Ending America’s longest war

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FILE - In this Sept. 11, 2011 file photo, US soldiers sit beneath an American flag just raised to commemorate the tenth anniversary of the 9/11 attacks at Forward Operating Base Bostick in Kunar province. (AP Photo/David Goldman, File)

FILE - In this Sept. 11, 2011 file photo, US soldiers sit beneath an American flag just raised to commemorate the tenth anniversary of the 9/11 attacks at Forward Operating Base Bostick in Kunar province. (AP Photo/David Goldman, File)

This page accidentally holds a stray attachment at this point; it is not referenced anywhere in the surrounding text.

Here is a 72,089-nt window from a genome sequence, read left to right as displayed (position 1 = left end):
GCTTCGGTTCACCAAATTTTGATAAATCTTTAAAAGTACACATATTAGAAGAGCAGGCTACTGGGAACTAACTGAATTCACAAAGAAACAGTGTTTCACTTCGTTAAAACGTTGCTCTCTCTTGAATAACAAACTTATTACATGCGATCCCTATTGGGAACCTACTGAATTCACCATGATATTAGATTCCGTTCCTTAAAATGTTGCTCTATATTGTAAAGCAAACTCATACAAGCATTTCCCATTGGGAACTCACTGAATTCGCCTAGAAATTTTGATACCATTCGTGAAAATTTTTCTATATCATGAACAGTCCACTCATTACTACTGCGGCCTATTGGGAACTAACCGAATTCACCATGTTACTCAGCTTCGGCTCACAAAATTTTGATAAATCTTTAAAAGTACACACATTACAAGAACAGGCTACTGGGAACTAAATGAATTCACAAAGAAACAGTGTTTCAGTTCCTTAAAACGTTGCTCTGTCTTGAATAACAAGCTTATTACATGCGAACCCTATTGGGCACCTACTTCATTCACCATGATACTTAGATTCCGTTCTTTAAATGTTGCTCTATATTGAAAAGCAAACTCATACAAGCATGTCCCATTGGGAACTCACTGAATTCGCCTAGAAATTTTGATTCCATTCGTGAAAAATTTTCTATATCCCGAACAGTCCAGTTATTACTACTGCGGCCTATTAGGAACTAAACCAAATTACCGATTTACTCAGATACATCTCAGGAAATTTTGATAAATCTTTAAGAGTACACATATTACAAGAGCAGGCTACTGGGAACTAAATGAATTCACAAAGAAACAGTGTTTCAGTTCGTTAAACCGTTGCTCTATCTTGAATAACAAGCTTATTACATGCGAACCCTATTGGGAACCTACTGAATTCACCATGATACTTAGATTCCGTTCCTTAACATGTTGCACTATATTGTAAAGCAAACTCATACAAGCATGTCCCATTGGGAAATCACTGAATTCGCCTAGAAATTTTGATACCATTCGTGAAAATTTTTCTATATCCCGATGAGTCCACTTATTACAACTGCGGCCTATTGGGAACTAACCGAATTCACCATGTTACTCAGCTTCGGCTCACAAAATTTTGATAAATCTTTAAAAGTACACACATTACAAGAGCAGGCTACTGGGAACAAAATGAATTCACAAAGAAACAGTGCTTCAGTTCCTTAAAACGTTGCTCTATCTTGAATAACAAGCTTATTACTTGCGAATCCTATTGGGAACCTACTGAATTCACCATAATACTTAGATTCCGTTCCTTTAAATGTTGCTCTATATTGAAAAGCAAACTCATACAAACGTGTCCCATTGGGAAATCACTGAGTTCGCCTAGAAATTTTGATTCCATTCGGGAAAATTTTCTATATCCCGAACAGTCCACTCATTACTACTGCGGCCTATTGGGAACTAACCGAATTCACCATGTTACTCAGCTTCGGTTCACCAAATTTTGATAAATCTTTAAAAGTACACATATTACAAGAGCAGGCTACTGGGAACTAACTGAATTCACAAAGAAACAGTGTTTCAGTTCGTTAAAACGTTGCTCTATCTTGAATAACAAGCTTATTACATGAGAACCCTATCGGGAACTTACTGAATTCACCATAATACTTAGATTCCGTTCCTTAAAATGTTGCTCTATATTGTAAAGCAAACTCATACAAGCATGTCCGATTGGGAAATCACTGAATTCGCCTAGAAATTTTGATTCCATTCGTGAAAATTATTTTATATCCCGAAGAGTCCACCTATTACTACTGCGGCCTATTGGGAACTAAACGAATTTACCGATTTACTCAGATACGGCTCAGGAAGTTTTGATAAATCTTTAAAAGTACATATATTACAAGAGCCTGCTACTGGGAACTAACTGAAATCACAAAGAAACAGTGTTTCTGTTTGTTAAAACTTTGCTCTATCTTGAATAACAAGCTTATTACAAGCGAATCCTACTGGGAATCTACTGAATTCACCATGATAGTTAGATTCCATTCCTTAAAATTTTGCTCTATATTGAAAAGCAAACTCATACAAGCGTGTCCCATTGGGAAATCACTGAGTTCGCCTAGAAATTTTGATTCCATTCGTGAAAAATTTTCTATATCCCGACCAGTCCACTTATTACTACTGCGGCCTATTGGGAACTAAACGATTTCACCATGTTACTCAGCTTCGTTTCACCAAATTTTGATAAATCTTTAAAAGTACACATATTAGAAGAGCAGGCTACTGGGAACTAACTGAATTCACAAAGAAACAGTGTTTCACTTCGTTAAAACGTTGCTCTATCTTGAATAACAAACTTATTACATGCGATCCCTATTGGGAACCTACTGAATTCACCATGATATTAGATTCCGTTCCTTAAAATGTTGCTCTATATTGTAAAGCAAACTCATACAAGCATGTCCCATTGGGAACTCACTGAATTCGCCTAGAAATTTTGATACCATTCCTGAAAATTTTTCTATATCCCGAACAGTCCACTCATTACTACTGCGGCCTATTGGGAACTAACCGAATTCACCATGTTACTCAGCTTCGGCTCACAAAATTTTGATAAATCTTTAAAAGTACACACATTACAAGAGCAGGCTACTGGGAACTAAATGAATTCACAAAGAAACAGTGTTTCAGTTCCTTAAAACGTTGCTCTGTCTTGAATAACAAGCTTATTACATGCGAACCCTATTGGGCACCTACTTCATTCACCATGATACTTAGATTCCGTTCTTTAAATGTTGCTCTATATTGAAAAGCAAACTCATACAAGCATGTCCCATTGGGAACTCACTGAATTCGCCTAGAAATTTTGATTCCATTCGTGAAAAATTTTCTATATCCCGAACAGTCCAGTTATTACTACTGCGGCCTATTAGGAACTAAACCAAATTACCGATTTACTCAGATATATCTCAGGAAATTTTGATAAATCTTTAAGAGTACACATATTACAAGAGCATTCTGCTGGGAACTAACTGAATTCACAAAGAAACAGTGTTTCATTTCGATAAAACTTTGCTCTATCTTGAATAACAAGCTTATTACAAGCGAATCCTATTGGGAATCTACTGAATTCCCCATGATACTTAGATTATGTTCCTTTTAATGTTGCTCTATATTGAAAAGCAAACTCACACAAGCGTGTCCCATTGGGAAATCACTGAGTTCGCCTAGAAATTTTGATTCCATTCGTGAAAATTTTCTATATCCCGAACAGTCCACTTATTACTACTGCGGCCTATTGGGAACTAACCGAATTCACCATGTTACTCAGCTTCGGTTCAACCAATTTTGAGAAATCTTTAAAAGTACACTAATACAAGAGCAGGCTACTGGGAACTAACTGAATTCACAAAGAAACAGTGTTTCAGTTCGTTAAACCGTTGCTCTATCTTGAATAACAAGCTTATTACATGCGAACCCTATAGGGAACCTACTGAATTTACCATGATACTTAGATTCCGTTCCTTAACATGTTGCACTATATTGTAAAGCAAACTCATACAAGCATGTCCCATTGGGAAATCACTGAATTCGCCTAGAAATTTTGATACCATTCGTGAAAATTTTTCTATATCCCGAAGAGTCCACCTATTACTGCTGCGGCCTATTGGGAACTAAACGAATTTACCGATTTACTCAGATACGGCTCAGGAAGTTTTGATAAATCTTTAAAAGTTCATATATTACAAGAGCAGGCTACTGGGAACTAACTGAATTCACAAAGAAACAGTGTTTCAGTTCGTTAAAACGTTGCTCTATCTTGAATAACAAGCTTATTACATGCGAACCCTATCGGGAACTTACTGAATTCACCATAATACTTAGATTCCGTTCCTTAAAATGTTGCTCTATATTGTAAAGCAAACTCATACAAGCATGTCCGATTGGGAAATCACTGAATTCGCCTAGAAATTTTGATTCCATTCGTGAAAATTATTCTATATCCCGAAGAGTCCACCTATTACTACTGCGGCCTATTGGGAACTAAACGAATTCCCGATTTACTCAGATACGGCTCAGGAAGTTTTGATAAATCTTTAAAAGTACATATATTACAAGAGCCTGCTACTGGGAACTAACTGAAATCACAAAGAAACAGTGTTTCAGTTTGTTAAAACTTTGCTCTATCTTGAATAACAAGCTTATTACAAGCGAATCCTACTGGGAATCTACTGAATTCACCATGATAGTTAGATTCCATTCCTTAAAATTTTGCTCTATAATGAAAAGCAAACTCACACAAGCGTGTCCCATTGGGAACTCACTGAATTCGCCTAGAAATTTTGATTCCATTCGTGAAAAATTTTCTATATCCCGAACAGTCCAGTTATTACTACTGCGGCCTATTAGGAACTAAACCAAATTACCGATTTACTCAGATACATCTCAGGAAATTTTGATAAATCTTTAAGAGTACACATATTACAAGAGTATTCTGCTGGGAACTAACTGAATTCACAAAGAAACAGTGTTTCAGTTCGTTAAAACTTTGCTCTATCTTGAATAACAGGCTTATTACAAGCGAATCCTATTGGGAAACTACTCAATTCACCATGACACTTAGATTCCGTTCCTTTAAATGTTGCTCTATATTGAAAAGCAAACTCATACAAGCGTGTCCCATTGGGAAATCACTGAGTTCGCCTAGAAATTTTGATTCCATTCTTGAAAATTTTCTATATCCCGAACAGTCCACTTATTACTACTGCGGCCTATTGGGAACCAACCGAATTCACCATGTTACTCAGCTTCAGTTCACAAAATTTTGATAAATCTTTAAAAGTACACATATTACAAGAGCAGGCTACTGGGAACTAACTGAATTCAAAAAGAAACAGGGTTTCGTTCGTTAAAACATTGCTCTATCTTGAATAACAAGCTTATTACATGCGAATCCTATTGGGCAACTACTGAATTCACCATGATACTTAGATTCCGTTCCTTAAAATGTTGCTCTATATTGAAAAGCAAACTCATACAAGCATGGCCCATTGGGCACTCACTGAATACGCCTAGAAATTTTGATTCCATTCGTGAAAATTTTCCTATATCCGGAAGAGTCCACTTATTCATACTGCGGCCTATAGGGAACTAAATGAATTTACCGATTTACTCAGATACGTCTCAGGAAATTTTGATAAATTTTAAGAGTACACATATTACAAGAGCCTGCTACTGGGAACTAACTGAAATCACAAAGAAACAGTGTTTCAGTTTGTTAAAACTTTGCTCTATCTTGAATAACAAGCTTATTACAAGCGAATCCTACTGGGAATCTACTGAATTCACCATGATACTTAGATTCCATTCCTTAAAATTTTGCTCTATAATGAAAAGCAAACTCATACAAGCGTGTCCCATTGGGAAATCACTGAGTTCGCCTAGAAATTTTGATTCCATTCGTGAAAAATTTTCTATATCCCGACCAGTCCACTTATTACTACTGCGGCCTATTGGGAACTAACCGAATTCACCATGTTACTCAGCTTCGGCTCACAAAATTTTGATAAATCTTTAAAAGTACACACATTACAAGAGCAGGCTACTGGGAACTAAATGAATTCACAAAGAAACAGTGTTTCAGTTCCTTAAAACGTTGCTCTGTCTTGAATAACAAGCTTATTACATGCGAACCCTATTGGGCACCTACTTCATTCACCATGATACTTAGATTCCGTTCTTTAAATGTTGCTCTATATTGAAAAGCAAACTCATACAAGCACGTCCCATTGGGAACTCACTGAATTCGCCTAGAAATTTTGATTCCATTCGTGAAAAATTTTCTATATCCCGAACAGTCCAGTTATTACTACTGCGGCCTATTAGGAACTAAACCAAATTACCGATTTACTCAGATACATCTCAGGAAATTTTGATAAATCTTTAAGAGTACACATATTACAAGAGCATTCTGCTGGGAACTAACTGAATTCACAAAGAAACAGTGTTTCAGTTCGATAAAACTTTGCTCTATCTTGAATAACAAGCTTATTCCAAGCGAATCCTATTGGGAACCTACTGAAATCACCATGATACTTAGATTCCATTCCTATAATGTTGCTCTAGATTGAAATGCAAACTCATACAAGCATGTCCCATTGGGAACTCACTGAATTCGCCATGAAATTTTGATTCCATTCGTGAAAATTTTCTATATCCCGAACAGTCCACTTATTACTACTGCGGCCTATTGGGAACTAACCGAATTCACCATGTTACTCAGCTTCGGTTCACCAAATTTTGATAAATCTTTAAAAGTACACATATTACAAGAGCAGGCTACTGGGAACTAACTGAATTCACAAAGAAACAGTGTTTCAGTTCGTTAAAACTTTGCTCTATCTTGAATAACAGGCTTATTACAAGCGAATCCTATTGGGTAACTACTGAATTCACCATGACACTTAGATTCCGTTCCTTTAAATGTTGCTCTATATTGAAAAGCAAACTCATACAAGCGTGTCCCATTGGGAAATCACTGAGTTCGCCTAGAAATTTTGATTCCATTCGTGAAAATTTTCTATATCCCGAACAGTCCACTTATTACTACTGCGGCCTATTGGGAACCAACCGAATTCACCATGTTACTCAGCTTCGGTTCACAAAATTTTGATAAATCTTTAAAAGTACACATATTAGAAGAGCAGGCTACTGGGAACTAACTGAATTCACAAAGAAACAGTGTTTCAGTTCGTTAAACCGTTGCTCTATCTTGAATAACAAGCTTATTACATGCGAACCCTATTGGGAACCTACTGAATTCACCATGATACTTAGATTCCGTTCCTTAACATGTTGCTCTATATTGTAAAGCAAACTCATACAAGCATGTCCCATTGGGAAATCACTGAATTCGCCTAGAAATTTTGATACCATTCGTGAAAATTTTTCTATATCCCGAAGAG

President Biden has announced that the U.S. will be withdrawing all troops from Afghanistan by September 11th, ending America’s longest war. Today on the show we’ll talk about what military presence in Afghanistan has, and hasn’t, accomplished, and what will be the result of withdraw from a military standpoint, and from the standpoint of Afghan peace and stability. Joining us is PHYLLIS BENNIS, Fellow at the Institute for Policy Studies, and WESLEY MORGAN, a foreign correspondent and author of The Hardest Place: The American Military Adrift in Afghanistan’s Pech Valley. And we’ll talk with NILOFAR SAKHI, a lecturer at George Washington University about how this decision could impact women’s rights in Afghanistan.

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